“In the past, the main focus in ruminant livestock has been on maintaining productive output and fertility, with little regard to the cost of any methane, urea and carbon dioxide generated in the rumen for no return,” Dr McIlmoyle continues. “This is changing, with the need to free up cereals and starch products for direct human consumption making the loss of nutrients through inefficient rumen fermentation just as important as the financial and environmental costs.

“These pressures may only just be surfacing, but they are sure to have an increasingly strong impact on the availability and cost of livestock feed materials in the future. It also highlights the need to make feed efficiency a priority going forward, and to continue doing so even when the pressure on margins has eased.”

Optimum rumen function occurs within a relatively narrow pH range, and whilst the negative effects of acidosis (low rumen pH) are widely recognised, it is less well known that a high rumen pH can also be detrimental. These more alkaline conditions (typically in excess of pH6.2) can encourage the proliferation of methanogenic microbes that will convert valuable dietary energy sources into methane, rather than the volatile fatty acids (VFAs) that can be absorbed and utilised by the cow.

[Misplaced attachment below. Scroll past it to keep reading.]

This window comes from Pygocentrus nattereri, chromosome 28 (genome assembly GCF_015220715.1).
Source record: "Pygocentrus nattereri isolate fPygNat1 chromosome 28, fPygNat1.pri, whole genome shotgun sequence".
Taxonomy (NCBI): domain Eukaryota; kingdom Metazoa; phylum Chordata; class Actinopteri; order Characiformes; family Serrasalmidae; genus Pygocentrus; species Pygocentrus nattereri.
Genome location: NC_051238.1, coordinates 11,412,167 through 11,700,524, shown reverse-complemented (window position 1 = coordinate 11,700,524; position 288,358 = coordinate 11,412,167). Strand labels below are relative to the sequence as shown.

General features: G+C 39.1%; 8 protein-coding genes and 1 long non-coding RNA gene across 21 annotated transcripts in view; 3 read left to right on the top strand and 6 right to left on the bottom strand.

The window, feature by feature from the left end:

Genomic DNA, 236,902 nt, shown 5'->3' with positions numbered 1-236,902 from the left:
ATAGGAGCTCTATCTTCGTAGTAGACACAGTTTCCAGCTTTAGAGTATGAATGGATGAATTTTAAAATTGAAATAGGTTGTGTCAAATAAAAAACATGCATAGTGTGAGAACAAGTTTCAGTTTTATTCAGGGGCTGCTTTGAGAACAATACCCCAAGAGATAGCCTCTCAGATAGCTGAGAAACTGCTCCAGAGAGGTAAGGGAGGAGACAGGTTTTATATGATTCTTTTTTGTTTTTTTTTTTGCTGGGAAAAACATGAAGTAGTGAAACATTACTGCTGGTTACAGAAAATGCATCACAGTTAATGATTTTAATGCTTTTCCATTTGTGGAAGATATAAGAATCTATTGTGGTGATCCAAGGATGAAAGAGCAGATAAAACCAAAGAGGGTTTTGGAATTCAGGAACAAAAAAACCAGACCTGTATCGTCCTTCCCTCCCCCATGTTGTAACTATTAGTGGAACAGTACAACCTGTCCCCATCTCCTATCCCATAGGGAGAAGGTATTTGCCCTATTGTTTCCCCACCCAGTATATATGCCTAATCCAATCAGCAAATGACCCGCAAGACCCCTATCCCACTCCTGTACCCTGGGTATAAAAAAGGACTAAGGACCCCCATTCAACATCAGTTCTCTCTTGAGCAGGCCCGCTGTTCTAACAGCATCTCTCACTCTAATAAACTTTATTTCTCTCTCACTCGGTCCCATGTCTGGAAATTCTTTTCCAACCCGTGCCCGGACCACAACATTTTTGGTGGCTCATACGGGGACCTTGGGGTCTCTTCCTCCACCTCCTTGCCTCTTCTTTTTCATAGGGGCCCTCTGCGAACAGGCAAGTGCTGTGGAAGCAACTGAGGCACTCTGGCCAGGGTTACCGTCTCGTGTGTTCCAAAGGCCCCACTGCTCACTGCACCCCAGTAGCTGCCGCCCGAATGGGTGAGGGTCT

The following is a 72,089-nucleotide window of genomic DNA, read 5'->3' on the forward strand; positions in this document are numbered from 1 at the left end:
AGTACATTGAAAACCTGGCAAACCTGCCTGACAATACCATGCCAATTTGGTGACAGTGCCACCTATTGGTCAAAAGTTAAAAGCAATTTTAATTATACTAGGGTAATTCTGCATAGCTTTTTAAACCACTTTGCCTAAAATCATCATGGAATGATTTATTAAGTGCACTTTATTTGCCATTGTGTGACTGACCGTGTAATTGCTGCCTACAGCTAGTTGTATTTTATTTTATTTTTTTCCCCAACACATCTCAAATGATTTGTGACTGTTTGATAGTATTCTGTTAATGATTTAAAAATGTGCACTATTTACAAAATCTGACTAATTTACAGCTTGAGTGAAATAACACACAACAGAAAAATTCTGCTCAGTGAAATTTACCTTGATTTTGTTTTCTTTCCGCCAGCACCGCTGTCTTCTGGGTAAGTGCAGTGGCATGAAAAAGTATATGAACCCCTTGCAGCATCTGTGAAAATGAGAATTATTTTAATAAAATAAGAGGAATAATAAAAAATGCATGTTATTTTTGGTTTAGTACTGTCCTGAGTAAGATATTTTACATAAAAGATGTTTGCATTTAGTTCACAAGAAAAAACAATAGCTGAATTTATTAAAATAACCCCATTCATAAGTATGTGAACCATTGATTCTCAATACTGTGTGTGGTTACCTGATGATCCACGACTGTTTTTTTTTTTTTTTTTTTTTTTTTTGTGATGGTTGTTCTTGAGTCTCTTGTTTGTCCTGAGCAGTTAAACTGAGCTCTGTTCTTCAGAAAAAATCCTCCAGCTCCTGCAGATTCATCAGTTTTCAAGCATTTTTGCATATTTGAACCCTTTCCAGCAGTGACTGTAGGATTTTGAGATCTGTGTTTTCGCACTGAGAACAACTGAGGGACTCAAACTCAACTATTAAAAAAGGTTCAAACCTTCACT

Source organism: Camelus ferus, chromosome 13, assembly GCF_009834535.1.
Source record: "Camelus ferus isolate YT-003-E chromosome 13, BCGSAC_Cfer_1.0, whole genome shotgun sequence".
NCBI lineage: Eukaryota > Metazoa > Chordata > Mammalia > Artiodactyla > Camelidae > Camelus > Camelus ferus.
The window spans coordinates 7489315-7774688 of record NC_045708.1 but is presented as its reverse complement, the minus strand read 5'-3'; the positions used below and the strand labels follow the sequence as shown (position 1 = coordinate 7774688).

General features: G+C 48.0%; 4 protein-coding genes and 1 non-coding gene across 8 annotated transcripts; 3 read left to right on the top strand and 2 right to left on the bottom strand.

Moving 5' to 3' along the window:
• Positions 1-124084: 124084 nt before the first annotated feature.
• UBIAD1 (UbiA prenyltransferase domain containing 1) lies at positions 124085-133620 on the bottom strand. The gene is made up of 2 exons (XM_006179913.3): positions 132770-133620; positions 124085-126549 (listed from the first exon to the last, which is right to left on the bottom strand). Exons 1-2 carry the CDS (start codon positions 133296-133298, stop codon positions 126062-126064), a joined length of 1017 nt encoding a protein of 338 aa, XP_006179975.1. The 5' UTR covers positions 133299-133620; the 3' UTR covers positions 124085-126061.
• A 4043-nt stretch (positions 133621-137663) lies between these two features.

Optimising rumen conditions

“Maximum VFA production occurs when the rumen is kept above pH 5.5, ideally as close to pH 6.0 as possible, and it is by minimising the time spent outside this range that efficiency gains are made when the rumen is well buffered,” states Dr McIlmoyle. “Traditional soluble buffers like sodium bicarbonate are still used by some, and are very cheap, but many farmers are now switching to slow-release rumen conditioners, which can be both more cost-effective and have a greater impact in the rumen.

“Both are capable of reducing the extent, rate and duration of rumen pH drop, as shown in Figure 1. However, the slow-release buffer is clearly far more effective in minimising the amount of time the rumen spends at low pH.

Figure 1 – Rumen pH in TMR-fed cows during a 24 hour period (Source: University of Stellenbosch, 2006)

“There also appear to be significant disadvantages to the way in which sodium bicarbonate exerts its effect on rumen pH,” he adds.

In a recent trial carried out at the University of Georgia using early lactation Holsteins milked three times per day, a high-starch diet was fed on its own, or with the addition of either a soluble buffer (sodium bicarbonate) or a slow-release rumen conditioner. Cows fed the diet containing sodium bicarbonate consumed on average 1 kg dry matter (DM) more than those fed the other diets, rising to 2kg DM/cow/day extra by the end of the ten week trial. However, in terms of milk yield, output failed to match that of the slow-release rumen conditioner-treated ration (see Table 1).